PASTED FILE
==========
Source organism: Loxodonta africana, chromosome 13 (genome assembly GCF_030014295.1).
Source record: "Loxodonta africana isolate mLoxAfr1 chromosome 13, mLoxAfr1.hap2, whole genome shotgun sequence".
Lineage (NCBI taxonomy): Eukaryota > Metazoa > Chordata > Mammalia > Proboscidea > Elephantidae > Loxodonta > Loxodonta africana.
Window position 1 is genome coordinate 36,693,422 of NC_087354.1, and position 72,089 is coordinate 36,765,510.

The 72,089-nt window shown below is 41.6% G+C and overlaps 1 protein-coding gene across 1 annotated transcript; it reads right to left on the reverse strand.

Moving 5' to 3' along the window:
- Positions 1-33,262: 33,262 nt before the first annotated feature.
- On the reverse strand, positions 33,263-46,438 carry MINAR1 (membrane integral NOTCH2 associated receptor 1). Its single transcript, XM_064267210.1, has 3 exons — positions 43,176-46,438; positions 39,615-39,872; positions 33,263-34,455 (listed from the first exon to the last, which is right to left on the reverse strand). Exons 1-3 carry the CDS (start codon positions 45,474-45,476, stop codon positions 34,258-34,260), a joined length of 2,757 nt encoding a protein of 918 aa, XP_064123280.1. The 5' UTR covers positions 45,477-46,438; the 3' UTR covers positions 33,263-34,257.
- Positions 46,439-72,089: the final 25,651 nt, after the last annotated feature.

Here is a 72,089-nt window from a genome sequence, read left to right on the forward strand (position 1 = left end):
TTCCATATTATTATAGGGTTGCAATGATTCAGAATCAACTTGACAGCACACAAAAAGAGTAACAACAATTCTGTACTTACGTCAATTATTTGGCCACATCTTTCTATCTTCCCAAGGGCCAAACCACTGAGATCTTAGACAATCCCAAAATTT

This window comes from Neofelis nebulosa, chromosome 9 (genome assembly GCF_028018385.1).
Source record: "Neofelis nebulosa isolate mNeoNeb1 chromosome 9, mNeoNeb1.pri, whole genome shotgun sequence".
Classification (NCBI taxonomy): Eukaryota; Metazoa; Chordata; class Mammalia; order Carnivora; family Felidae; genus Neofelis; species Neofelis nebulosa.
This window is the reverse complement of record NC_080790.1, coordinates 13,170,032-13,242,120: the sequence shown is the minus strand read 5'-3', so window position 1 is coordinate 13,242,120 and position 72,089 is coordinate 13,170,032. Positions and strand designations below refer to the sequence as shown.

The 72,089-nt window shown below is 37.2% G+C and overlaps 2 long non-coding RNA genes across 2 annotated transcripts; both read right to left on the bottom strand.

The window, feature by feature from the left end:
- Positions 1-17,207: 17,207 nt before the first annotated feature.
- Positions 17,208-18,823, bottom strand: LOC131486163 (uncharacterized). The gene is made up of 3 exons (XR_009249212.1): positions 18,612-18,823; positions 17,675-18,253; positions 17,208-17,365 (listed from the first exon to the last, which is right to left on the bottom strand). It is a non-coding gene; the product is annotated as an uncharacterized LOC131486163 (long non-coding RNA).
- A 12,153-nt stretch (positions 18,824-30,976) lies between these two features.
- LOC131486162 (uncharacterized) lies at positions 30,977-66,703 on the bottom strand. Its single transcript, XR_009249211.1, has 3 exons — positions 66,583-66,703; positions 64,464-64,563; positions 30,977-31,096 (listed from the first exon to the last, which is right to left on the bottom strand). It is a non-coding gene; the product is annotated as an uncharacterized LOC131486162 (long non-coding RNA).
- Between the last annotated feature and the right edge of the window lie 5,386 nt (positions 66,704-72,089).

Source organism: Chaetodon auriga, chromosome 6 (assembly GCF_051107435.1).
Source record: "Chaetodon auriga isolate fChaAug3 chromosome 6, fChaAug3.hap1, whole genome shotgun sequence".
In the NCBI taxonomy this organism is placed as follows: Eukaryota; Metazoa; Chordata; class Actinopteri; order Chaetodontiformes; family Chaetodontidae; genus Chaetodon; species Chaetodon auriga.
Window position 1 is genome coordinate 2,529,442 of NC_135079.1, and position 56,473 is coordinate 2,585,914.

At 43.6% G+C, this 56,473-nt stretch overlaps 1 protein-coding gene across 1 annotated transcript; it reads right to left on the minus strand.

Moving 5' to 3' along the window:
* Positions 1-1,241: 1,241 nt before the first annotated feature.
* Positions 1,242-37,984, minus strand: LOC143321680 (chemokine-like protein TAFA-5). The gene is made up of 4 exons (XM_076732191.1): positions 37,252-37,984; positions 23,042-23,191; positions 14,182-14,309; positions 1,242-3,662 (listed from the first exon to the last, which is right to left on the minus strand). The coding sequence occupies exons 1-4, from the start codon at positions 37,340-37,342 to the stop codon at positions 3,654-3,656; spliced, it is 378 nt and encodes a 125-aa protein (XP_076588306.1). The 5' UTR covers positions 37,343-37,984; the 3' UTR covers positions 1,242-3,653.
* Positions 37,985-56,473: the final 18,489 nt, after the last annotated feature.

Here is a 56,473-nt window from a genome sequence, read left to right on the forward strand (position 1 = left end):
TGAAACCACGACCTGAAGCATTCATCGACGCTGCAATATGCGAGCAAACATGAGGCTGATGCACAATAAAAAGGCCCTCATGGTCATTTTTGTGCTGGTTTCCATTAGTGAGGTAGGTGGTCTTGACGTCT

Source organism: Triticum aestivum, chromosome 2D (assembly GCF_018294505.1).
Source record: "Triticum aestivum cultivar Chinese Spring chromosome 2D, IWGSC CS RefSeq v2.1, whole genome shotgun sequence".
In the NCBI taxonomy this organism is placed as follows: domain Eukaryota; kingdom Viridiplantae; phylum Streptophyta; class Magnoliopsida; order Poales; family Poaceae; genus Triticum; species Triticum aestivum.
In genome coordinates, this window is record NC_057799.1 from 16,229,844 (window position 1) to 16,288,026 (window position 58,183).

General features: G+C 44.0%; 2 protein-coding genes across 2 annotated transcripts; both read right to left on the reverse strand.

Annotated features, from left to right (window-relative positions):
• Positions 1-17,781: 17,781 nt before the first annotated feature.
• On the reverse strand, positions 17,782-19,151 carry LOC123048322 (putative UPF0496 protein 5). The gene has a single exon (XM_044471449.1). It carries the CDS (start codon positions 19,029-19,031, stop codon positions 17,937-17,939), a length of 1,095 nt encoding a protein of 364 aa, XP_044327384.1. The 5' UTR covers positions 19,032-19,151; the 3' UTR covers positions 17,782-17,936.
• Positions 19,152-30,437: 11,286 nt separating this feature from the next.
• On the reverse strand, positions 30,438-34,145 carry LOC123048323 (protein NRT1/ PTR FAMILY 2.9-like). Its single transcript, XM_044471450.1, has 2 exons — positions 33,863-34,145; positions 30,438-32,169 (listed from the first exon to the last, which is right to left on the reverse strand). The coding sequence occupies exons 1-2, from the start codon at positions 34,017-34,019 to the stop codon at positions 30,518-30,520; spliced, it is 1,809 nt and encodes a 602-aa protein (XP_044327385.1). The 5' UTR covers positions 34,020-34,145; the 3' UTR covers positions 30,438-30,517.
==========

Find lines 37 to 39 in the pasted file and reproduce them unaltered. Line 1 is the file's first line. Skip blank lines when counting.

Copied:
In genome coordinates, this window is record NC_057799.1 from 16,229,844 (window position 1) to 16,288,026 (window position 58,183).

General features: G+C 44.0%; 2 protein-coding genes across 2 annotated transcripts; both read right to left on the reverse strand.

Annotated features, from left to right (window-relative positions):